Padmaavat is an epic poem written by the Sufi poet Malik Muhammad Jayasi in the year 1540, more than 200 years after Alauddin Khilji’s invasion against the king of Chittor. Historians have no account of a Queen Padmavati bewitching Khilji and refer to her story as an allegory. Even the great wordsmith Amir Khusrau, who was a courtier of Khilji, does not mention any Queen. While the movie itself takes few creative liberties for cinematic effects, the poem is inane and appears to be a musing of a poet who gave flight to his imagination.
Comedian Varun Grover explains the poem Padmavat in his own inimitable style in this video.
Keeping history aside, the present ruckus created by the Karni Sena in the name of defending the honour of their Queen from being commercially used by a movie maker is outright vacuous. I go for movies as a fan, as a movie reviewer, but this one time I also wore another hat, as a fact finder. Not one frame of the movie showed the Rajput clan in bad light. In fact, Khilji seemed to have been vilified a bit more than required. In the movie, Ranveer Singh portrays the character as a barbarian who enjoyed inflicting pain and ravaging forts. On the contrary, historian Rana Safvi believes that Khilji was anything but savage. Under his rule the dynasty grew and he took inspiration from the Persian rulers for uplift of his subjects. Om Puri’s enactment of the Muslim Ruler in Bharat Ek Khoj is more historically accurate.
Sanjay Leela Bhansali has created a movie with more attention to details in the production design and cinematography department than being historically accurate or engaging the audience through a tight script. The entire script feels more like an one-upmanship between two men who have clearly different ideologies. The sets are gigantic and the experience of watching this movie in 3D makes you feel positive about the direction the industry is going. Sanjay Leela Bhansali is a painter in a director’s role. His vision of each scene and the grandiose feel to them is evident. The colours used to show the various locales and in dressing his female protagonists are almost palpable. In terms of character definition and scope, Ranveer Singh shines more than the other two leads. He plays eccentric characters with such energy and conviction that even if he is dancing in the middle of a period movie, the audience admires instead of feeling a bit odd. We all have read about how the preparation process took a toll on him mentally and it shows in his emphatic show on screen. He owns every scene he is in, be it with his physicality or even a subtle yet cunning eyebrow lift.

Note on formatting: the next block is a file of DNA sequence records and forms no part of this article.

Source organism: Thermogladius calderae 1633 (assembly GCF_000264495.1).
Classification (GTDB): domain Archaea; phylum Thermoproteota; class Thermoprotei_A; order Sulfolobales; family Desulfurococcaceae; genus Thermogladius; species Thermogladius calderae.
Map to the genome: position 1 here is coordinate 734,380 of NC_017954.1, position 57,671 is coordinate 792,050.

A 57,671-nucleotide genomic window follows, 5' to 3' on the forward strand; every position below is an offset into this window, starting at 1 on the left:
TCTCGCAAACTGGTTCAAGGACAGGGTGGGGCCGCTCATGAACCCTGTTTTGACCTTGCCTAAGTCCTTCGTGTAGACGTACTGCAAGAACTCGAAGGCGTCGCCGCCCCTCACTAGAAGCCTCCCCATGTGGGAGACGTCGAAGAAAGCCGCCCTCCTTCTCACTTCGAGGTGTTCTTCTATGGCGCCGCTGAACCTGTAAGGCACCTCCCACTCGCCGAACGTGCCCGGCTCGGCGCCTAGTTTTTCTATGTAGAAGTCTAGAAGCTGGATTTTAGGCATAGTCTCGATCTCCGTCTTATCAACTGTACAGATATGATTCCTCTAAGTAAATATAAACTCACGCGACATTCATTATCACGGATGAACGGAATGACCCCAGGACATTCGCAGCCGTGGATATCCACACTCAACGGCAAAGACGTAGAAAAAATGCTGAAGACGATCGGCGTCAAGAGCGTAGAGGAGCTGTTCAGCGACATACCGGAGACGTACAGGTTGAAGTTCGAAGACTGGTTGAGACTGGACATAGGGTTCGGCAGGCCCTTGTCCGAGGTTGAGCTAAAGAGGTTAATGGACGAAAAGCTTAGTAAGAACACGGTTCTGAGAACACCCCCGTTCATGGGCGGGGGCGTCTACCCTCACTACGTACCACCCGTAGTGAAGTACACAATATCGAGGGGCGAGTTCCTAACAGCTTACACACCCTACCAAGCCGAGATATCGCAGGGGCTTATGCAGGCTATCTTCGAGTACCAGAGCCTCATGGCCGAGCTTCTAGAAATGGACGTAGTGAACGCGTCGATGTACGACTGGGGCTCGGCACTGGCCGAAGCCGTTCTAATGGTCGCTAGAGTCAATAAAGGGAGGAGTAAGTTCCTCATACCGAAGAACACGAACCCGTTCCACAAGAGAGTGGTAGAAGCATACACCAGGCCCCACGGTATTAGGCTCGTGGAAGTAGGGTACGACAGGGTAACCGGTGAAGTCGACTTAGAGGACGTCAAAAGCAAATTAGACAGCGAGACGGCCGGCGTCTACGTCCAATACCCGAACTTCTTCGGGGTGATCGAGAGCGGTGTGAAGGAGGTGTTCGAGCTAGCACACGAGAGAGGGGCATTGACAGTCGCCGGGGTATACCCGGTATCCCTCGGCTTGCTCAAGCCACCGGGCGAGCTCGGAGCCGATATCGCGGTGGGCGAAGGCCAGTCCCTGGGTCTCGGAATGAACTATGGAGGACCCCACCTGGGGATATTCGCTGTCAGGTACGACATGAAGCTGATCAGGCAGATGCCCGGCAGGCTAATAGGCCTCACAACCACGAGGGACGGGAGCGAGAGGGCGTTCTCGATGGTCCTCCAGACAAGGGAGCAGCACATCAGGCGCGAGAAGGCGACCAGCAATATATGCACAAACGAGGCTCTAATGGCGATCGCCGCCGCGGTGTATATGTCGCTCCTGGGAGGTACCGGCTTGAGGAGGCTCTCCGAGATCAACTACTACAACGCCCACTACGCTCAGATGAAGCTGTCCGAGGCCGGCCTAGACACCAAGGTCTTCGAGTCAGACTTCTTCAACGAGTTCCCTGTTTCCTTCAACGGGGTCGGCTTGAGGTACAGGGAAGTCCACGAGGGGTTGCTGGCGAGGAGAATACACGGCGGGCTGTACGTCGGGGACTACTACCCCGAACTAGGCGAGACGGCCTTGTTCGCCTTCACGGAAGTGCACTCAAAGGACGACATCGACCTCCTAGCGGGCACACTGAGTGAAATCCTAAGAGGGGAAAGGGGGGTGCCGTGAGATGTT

Deepika plays Padmavati with a lot of poise. She looks ethereal in the heavy dresses and jewellery, yet exuding confidence unseen in those days from a queen. The way her character is written by Bhansali only makes the Karni Sena look all the more imprudent and with ulterior motives. Bhansali uses varying version of the score by Sanchit Balhara to signify various moods in the storyline. The use of the score during the ‘Jauhar’ scene is particularly pulsating. The steely resolve of Padmavati to self immolate as the scene plays in slow motion makes the audience feel for the character and that one scene makes up for a slightly inconsistent character graph of Padmavati. Shahid Kapoor is wooden for most parts, also, the dialogues given to him seem to be composed of variants of few keywords like honor, ideology and respect.
The movie had to fight it’s way to the box office and in hindsight the entire furore seems to be fallacious and not required. The movie isn’t a marvel and it will go out of public consciousness in a few weeks. But the importance of this movie lies in the questions it has raised about freedom of expression of one’s art. A serious introspection needs to be done and government entities need to reassure the public that creativity is not held captive by few unscrupulous groups with vested interests.
gobblpoint: A 3-D period movie from Bollywood by Sanjay Leela Bhansali deserves to be seen on the big screen.
Disclaimer: The images used in this post are the sole property of the makers of this film and are not owned by us in any form whatsoever.